Buttons and stuff

Acer has done a good job with the design, but there are some tricky issues caused by the convertible screen. In conventional mode, you have a trackpad, keyboard, and five special buttons. These control wireless status (enable and disable), and four user-definable buttons four launching applications. Good so far, but flip to tablet mode and these five buttons are inaccessible. On the other hand, Microsoft's Tablet spec provides for five more buttons. One simulates Ctrl-Alt_Del, for logging on, one is an Fn modifier button, leaving two to handle scrolling and one spare for Enter.

Having two sets of buttons, which are customized using separate applets, is a tad confusing but you work it out eventually. What's more serious is that in tablet mode there is no obvious way to change the wireless status. Typically you want to do this quite often, bearing in mind that having wireless on all the time drains the battery. My solution was to ferret around a bit, discovering that the wireless on/off is controlled by an application called wchange.exe, in Windows\System32. I then programmed one of the Fn-modified Tablet buttons to fire this up.

Another niggle is that the unit seems inclined to switch the screen orientation from landscape to portrait without my asking. It doesn't do it randomly, but for example calibrating the stylus seems to trigger it. I programmed another Fn-modified button for this. Then I realised that I had to be able to mute the sound quickly. There's no external volume control on the Acer. so there went the third and last Fn-modified button. In fact, these buttons are really useful and there should be more of them.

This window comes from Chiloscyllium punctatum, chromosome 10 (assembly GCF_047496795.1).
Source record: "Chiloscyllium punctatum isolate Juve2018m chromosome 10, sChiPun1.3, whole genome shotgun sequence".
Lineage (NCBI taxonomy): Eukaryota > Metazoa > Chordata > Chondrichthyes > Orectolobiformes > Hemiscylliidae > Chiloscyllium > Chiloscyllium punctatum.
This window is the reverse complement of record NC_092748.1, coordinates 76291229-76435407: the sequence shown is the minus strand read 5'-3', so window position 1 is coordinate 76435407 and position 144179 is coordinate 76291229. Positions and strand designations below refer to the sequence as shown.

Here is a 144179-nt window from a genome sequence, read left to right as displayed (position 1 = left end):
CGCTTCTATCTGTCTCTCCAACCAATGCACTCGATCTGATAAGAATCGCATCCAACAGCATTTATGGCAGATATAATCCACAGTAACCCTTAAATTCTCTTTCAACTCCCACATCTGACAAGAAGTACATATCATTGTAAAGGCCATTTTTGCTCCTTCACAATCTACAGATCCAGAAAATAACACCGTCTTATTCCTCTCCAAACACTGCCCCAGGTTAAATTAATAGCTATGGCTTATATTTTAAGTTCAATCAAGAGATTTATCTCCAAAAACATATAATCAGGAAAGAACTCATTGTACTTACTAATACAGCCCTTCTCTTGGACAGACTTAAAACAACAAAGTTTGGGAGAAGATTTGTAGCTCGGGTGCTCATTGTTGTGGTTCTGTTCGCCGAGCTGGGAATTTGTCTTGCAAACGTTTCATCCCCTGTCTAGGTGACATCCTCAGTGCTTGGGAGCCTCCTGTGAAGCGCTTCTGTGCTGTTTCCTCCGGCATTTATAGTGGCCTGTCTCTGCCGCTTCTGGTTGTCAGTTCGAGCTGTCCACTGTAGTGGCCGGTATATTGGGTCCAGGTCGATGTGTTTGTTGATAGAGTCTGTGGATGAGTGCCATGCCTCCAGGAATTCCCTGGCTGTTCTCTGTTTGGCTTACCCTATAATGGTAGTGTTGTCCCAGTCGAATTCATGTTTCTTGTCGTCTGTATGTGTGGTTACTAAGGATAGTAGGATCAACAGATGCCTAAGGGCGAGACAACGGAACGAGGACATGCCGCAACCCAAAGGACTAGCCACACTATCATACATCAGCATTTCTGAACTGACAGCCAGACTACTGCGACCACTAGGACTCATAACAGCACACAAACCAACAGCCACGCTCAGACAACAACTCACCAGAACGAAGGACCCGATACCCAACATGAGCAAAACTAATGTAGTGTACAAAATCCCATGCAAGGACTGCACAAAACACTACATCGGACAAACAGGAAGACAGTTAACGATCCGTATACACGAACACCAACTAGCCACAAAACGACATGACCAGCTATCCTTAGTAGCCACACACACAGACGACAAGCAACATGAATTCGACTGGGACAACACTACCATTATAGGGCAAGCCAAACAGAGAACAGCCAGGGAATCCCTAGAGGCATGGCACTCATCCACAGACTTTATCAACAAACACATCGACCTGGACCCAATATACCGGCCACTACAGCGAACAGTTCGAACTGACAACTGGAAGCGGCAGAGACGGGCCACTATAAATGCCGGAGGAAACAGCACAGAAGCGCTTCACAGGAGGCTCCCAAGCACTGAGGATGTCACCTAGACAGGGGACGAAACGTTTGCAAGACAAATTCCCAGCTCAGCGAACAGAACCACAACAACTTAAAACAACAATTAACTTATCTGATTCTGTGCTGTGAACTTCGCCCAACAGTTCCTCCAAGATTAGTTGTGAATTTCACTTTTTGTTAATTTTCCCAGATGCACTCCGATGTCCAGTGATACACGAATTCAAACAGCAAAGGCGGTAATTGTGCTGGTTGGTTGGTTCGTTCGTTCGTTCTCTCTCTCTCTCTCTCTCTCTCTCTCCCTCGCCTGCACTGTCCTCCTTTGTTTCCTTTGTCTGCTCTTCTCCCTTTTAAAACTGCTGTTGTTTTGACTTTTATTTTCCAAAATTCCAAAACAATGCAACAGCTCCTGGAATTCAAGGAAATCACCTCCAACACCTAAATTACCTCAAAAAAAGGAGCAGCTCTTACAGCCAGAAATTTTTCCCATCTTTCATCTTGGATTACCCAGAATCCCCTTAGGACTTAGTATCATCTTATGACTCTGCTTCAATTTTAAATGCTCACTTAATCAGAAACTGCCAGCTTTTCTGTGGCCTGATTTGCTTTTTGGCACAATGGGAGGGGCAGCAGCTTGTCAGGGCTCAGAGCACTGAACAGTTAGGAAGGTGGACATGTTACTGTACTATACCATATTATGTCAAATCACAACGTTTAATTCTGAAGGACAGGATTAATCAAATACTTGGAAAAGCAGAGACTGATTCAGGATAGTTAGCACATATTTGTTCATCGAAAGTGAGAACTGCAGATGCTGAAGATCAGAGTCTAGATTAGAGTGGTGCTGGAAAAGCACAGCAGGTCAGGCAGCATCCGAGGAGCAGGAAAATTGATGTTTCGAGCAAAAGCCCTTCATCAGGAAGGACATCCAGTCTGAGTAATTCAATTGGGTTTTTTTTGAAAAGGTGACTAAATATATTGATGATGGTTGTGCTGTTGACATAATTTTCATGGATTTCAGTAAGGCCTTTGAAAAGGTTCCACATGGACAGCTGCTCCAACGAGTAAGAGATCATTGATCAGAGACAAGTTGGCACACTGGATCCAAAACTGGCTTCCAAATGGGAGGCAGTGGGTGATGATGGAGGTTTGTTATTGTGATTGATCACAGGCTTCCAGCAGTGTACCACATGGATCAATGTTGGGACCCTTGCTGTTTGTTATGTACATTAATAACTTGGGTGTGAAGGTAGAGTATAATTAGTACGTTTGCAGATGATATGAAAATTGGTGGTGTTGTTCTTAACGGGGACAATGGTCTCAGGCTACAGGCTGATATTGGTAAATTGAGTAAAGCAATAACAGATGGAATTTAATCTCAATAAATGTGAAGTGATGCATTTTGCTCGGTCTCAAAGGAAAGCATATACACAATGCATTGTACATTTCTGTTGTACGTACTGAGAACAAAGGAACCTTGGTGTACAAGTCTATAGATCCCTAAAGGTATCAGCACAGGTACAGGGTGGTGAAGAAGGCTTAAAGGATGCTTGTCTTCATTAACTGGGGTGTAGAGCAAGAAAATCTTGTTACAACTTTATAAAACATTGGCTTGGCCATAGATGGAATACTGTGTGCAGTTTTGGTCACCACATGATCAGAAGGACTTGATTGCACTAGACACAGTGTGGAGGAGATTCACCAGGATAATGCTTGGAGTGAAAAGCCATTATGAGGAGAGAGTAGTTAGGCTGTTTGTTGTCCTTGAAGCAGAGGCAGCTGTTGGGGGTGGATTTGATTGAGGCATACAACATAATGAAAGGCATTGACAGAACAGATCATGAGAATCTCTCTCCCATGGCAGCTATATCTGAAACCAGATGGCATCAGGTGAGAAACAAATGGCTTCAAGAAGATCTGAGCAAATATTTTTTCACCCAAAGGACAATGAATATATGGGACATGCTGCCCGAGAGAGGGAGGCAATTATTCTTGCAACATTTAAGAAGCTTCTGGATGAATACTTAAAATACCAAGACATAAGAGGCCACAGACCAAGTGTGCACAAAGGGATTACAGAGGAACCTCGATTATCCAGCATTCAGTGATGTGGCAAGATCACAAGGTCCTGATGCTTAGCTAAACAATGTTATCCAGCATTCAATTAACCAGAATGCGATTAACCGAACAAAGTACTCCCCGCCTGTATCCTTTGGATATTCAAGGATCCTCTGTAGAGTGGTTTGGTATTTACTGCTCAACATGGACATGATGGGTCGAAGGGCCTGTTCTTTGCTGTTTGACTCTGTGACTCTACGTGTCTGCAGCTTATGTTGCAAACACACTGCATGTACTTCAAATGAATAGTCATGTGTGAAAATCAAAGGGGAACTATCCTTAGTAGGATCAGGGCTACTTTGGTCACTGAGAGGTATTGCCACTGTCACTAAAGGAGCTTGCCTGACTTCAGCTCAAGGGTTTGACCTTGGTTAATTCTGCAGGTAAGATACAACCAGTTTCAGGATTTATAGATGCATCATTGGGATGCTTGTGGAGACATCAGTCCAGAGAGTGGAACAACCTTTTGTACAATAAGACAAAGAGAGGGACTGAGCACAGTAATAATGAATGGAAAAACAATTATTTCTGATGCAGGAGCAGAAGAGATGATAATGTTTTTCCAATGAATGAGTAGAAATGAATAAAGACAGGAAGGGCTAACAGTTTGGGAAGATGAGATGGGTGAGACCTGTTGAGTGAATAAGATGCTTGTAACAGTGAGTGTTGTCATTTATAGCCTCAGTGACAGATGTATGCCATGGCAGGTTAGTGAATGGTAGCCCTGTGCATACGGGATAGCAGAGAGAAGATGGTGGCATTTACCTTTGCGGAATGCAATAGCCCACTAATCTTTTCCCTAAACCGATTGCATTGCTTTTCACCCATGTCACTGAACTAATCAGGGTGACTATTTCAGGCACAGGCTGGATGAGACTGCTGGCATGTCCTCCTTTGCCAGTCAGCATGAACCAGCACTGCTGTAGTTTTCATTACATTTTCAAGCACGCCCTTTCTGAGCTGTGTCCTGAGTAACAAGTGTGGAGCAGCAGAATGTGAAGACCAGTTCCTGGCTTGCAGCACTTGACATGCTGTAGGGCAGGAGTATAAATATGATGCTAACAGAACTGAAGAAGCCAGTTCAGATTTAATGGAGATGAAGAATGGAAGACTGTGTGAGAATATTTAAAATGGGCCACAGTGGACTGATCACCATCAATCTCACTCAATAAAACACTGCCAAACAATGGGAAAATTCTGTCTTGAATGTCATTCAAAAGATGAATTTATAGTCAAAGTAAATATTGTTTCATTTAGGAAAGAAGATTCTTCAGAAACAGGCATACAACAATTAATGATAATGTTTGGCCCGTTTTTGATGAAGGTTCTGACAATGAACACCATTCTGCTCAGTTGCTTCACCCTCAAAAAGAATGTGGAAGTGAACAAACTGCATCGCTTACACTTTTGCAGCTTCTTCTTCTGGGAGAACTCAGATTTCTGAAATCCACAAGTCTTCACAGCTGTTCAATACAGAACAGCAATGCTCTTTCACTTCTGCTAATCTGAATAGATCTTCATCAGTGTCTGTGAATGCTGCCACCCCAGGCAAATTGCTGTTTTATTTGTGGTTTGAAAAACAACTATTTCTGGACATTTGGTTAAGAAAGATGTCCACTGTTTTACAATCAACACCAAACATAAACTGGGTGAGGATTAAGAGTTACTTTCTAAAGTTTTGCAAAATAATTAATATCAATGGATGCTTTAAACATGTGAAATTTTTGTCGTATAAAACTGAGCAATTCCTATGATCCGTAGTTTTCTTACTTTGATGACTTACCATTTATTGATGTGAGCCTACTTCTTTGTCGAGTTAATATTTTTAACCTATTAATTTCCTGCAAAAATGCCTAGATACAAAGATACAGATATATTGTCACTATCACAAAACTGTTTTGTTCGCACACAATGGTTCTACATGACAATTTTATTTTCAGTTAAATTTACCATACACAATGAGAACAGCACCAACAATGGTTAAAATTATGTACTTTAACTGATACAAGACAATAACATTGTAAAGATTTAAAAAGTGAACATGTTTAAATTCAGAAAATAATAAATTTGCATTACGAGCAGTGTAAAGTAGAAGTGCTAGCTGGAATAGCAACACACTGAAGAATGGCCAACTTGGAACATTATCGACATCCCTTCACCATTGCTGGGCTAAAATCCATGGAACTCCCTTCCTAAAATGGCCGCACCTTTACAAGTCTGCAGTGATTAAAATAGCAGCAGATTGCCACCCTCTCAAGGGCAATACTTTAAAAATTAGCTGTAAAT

Getting miked up

A fantastic feature of OneNote, the new Office 2003 application aimed partly at Tablet PC users, is that you can record meetings and synchronise them with handwritten notes. Simply open a OneNote document and tap the microphone icon. Every time you make a note, a tiny loudspeaker icon appears next to it. When you go back to the notes, clicking this icon plays back the recording from precisely that point.

If you've ever had to trawl through the audio recording of a meeting or interview, to find the one thing that was interesting, you'll realise that this is a revolutionary feature and a huge time-saver. But… the Tablet's built-in microphone is poor and too directional. I wanted to plug in an external microphone. The Acer has a socket marked “line-in”, but this type of input isn't suitable for microphones without an external pre-amplifier. I was close to giving up on this, and looking for a USB microphone or adapter, when I made a discovery. If you open up the audio properties and select Microphone for recording input, and you have a microphone plugged into line-in, then it will work as a microphone input. You can also engage “microphone boost” to get more gain.